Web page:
Between 1912 and 1913 Kós designed and built the Calvinist church in Kolozsvár (Cluj, Romania), whose green, glazed tiles from the Zsolnay manufacture accentuate the asymmetrical roof and elevations. The Neo-Romanesque windows and portals show the influence of the teachers of Mediaeval architecture at the Polytechnic and of Frigyes Schulk. The interior, featuring arcaded galleries supported by squat stone columns, harmonises with simple pews and the traditional, painted wooden coffered ceiling. During World War I Kós was commissioned to participate in the decoration of the capital on the occasion of the coronation of Charles IV, then he spent a year in Istanbul and participated in the opening of the Hungarian Institute. An outcome of that is the text titled Istanbul (1918) dedicated to the city’s history. After World War I Dénes Györgyi found him a job in the Arts and Crafts School but Kós chose to leave for Transylvania and remained in Romania, where he made designs, published books, took part in the political life and became one of the leading figures in the cultural life of the Transylvanian Hungarians.
Fourteen years Kós’s senior, Ede Wigand- Toroczkai (1869-1945) started his career as a painter and only then became a famous furniture designer. He authored the stylistic concept for the interiors of the bureau of Imre Steindl, architect of the Parliament building. Since 1902 he dealt with folk architecture, and later, between 1907 and 1914, he erected edifices inspired by the buildings designed by the Young in Marosvásárhely and its vicinity. During World War I, after the Russian invasion, he initiated a redevelopment project for abandoned villages. For that purpose, he made a design for a Ruthenian- type house.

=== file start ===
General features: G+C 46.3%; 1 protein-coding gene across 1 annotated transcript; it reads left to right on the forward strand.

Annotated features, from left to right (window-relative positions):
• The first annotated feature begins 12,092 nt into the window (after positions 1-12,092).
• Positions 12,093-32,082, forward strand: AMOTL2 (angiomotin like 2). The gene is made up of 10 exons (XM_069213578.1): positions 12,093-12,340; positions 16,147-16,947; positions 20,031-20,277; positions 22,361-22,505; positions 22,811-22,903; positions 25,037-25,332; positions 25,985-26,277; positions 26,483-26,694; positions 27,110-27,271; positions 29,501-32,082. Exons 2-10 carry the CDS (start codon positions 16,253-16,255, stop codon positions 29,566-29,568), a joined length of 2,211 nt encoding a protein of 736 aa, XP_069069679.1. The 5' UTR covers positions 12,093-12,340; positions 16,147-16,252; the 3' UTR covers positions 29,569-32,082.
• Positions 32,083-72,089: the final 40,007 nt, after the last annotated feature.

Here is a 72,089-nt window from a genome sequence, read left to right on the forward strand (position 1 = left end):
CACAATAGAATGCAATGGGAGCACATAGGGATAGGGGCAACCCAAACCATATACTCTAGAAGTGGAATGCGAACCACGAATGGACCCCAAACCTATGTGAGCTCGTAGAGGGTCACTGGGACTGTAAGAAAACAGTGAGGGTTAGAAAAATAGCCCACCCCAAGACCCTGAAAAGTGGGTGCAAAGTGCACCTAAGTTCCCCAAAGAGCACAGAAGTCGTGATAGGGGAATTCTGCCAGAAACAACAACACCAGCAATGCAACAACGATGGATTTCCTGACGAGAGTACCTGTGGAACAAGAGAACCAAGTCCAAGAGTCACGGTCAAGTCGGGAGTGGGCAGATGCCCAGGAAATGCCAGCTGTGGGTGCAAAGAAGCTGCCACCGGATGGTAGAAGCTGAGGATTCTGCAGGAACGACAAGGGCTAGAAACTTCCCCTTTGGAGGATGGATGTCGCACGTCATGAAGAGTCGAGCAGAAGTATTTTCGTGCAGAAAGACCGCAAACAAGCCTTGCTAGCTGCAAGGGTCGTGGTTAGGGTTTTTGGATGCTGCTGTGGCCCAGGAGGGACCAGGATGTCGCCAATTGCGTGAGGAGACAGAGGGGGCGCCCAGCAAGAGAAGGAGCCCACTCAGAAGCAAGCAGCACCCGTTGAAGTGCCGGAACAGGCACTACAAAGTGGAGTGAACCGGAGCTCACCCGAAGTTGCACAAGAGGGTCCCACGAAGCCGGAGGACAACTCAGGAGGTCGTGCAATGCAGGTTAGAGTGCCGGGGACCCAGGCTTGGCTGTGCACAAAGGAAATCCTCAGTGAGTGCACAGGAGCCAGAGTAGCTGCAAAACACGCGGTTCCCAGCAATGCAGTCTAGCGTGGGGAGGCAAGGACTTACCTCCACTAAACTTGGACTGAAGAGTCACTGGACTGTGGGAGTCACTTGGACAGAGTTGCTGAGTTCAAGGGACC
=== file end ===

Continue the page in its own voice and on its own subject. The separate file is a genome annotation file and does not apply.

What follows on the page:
The works by Béla Lajta (Leitersdorfer) (1873- 1920) are also worth mentioning. Having finished studies in Budapest (1895), he studied in many countries in Europe: he collaborated with Alfred Messel and later spent a year in England. Around 1900 he opened a bureau in the capital of Hungary and remained under Lechner’s influence for several years – they participated in some architectural competitions together. Afterwards his works also show English and Finnish influences; in the 1920s he heavily stylised his works in the modern German and Austrian mode. His works, which testify to his fascination with folk decorations, played a pioneering role.
In the 1920s Neo-Baroque was predominant before the modern, functional way of thinking came to the fore in the 1930s. At the same time Lechner’s followers, Marcell Komor and Jenő Lechner, Ödön Lechner’s nephew, who revived the valance-like world of Renaissance, (1878-1962) were active. Both Medgyaszay and Károly Kós followed in Lechner’s footsteps; the latter of the two mainly realised his designs in Transylvania. Resettled from Nagyvárad (currently Oradea, Romania), Bálint Szeghalmy instilled the world of the Young’s forms in countryside churches. Started at the beginning of the century, the country school building project continued to make use of the stylistic solutions from the previous years well into the 1920s. In the second half of the 1930s many wanted to combine the contemporary trends with folk architecture, a tendency which was partly inspired by the folk writers movement. In the 1960s and ‘70s there developed a recognised organic architecture movement (it was closely connected with the names of Imre Makovecz and Csete György). Its roots may be found in the works by Ödön Lechner, Károly Kós and István Medgyaszay.
Translation from polish by Anna Mirosławska-Olszewska
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• Budapest 1890-1919 I’anima e le forme, ed. S. Polano, Milano 1981.
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• J. Sisa, D.Wiebenson, The Architecture of Historic Hungary, Massachusetts 1998.